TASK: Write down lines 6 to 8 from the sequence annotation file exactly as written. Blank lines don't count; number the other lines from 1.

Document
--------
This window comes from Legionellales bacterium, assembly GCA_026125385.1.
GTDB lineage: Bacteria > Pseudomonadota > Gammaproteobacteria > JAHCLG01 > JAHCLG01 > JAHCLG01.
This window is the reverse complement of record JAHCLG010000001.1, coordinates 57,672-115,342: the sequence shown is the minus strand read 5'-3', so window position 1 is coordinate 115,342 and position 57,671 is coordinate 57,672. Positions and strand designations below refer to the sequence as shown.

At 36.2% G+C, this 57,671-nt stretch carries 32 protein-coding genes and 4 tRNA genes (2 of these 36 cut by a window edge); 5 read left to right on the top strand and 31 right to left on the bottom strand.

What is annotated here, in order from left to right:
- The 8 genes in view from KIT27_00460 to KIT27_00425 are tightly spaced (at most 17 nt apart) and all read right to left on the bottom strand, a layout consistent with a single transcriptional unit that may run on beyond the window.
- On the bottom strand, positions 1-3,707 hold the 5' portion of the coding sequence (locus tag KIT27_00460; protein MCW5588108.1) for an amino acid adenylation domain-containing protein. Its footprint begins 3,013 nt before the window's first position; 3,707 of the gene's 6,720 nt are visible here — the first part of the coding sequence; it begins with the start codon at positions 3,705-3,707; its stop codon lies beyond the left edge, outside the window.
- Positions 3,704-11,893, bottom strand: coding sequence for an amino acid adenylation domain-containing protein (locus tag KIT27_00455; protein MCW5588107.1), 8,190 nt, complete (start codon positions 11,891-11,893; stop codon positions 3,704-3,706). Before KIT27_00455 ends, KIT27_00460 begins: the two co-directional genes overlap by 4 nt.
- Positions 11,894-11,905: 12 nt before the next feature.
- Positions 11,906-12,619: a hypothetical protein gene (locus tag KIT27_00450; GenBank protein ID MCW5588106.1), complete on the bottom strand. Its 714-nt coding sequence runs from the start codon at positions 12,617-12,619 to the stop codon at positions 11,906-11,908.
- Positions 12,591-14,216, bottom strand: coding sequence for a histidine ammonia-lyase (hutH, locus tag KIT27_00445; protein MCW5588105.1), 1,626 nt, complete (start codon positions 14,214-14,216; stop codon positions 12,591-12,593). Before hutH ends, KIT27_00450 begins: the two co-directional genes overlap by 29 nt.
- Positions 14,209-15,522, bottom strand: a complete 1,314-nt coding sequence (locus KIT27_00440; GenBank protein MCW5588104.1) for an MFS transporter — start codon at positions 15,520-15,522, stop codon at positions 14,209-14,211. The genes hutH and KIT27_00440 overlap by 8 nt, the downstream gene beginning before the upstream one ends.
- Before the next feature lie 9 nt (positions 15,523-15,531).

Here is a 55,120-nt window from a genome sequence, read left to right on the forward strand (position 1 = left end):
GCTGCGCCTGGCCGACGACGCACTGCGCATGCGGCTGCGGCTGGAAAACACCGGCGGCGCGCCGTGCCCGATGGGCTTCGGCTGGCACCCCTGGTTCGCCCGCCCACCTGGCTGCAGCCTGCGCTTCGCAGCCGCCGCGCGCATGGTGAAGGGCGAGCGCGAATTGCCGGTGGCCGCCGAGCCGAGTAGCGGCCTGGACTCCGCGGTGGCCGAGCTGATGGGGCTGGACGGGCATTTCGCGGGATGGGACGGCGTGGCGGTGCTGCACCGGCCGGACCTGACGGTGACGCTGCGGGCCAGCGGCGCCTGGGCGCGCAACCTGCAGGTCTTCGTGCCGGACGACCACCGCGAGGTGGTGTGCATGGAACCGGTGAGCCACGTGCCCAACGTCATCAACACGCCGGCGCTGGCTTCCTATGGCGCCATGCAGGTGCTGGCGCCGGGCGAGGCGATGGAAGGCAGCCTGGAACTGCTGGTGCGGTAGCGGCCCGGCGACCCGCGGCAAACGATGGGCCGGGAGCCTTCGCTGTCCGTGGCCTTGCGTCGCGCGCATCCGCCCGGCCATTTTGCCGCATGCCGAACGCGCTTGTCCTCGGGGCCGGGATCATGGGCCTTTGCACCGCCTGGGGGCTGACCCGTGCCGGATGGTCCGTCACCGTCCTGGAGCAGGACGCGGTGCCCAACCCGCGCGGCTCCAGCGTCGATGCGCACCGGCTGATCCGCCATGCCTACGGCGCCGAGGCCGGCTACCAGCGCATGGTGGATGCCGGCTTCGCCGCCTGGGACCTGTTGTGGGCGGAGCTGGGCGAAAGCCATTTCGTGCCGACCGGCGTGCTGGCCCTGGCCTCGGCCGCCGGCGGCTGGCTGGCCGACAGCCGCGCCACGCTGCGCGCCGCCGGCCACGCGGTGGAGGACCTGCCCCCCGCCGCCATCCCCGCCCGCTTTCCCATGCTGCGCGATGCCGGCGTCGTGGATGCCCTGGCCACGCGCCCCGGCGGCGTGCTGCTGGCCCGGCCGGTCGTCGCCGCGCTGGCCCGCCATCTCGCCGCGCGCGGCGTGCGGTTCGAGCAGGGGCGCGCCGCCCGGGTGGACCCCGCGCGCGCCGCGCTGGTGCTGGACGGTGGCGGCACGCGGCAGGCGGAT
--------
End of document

- The 8 genes in view from KIT27_00460 to KIT27_00425 are tightly spaced (at most 17 nt apart) and all read right to left on the bottom strand, a layout consistent with a single transcriptional unit that may run on beyond the window.
- On the bottom strand, positions 1-3,707 hold the 5' portion of the coding sequence (locus tag KIT27_00460; protein MCW5588108.1) for an amino acid adenylation domain-containing protein. Its footprint begins 3,013 nt before the window's first position; 3,707 of the gene's 6,720 nt are visible here — the first part of the coding sequence; it begins with the start codon at positions 3,705-3,707; its stop codon lies beyond the left edge, outside the window.
- Positions 3,704-11,893, bottom strand: coding sequence for an amino acid adenylation domain-containing protein (locus tag KIT27_00455; protein MCW5588107.1), 8,190 nt, complete (start codon positions 11,891-11,893; stop codon positions 3,704-3,706). Before KIT27_00455 ends, KIT27_00460 begins: the two co-directional genes overlap by 4 nt.